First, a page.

Recently, Northern Gulf Resource Management Group teamed up with Queensland Parks and Wildlife Service to conduct a camera trap survey of Staaten River National Park to monitor the endangered golden-shouldered parrot population.
Towards the end of the dry season, creeks and rivers dry back to waterholes across northern Australia, drawing in wildlife from far and wide. In this particular waterhole, there were two resident freshwater crocodiles and many waterbirds that passed through, searching for food.
One of the largest birds we saw, the Jabiru (also known as the black-necked stork), was seen on the cameras several times as it walked the bank searching for food. The large size of the Jabiru means that they wouldn’t normally have too many predators to worry about, but when food is short and there is a hungry freshwater crocodile around, they have to be careful!
With its cover blown, the crocodile basks on the bank to recover as the brave Jabiru walks past at a safe distance….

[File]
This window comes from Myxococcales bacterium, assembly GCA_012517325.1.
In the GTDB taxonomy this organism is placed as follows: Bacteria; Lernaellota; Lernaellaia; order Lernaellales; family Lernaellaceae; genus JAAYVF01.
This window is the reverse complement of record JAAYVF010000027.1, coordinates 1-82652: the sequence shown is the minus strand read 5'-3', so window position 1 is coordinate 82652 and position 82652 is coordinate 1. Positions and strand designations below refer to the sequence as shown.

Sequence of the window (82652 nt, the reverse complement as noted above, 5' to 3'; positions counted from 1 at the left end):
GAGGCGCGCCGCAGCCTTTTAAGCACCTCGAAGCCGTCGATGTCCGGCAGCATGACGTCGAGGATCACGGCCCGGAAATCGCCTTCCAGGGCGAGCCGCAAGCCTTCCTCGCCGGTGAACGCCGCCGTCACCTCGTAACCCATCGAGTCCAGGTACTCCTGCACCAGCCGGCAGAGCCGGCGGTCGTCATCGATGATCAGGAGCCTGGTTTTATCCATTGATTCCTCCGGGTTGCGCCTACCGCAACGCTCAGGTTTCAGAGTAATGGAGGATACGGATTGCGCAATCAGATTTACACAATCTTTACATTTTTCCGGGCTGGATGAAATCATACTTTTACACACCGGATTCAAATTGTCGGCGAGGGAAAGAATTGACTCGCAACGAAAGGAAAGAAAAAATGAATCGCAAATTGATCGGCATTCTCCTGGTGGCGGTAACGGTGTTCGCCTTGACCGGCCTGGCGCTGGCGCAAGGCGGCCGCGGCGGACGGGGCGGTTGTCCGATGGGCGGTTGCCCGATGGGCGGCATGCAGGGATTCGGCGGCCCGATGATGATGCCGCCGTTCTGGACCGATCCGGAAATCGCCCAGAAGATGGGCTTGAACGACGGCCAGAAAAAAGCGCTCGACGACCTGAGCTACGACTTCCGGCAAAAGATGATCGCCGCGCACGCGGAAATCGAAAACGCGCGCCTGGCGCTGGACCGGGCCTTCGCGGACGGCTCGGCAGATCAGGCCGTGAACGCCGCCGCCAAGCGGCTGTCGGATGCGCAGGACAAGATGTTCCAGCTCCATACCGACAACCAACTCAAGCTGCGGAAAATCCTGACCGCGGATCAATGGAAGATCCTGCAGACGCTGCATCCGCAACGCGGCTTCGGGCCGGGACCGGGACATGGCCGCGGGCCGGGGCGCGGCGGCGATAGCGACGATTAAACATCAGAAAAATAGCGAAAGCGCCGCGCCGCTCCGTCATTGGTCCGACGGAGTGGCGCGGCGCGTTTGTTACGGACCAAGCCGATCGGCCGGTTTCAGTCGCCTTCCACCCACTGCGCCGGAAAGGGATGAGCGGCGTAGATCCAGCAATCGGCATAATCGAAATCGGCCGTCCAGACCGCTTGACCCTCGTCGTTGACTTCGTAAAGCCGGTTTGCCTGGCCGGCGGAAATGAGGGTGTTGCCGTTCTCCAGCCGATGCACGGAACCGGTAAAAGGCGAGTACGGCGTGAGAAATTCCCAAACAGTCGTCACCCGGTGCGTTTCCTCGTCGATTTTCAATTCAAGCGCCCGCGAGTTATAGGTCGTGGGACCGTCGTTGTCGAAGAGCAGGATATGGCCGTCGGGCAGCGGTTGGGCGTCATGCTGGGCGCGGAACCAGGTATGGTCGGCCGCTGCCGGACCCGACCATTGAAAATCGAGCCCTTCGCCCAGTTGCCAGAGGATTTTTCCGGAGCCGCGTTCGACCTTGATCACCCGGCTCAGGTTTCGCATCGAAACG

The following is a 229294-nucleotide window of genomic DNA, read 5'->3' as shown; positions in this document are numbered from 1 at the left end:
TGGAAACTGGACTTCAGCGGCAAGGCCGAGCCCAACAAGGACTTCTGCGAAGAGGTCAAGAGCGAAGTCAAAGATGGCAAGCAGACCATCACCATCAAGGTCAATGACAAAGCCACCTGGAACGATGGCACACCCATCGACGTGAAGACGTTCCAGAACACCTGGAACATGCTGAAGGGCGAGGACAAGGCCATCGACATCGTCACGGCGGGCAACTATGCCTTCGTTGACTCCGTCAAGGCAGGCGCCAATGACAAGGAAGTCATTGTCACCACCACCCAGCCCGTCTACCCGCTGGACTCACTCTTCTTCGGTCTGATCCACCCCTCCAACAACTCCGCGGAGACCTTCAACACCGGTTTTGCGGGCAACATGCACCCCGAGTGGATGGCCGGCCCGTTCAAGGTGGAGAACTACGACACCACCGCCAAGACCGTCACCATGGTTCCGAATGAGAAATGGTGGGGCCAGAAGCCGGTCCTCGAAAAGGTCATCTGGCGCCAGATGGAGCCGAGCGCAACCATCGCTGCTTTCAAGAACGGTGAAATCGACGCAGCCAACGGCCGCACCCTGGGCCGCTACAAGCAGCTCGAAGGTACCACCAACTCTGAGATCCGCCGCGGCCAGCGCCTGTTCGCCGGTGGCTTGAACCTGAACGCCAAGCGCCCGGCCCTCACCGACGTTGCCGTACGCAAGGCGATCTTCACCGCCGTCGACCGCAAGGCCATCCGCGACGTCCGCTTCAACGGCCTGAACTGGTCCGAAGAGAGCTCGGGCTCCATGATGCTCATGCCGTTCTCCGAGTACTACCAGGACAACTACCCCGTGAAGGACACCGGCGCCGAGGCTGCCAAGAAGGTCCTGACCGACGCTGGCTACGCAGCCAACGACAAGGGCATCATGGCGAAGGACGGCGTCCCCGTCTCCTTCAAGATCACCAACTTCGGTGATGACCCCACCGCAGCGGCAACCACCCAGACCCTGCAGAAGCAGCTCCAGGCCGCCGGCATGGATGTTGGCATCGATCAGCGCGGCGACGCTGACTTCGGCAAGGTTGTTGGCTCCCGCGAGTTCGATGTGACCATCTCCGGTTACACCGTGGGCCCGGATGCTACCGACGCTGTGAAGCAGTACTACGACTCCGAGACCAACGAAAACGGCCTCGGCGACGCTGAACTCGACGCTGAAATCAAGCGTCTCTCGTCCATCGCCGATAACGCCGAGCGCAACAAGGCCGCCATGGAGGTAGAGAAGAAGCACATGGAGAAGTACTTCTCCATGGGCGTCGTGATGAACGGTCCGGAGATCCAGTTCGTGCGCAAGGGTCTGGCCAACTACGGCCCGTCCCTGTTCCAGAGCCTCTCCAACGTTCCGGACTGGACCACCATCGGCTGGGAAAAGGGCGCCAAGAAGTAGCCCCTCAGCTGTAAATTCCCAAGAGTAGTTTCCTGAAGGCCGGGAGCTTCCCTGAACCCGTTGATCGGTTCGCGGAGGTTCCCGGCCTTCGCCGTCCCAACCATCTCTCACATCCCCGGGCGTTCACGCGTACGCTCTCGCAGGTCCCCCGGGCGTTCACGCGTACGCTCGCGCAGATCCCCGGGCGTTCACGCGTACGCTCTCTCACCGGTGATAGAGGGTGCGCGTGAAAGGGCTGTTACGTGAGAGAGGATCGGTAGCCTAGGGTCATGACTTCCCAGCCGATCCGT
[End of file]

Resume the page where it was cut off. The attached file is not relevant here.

However, a few hours later, the Jabiru returns. The brazen crocodile again launches itself from the water towards the long-legged bird…
…but the Jabiru has seen it all before and takes flight leaving the hungry crocodile empty-handed.
Fortunately for the endangered golden-shouldered parrot, crocodiles are one threat they don’t need to worry too much about. These strikingly beautiful parrots are predominantly threatened by changing fire regimes, grazing, feral animals and weeds.
These threats are being addressed through collaborative projects funded through the National Landcare Program which aim to mitigate known threats to the species across their range, which encompasses northern Gulf of Carpentaria and Cape York.
Above photo provided by Barry Lyon
This project is supported by Northern Gulf Resource Management Group, through funding from the Australian Government’s National Landcare Program.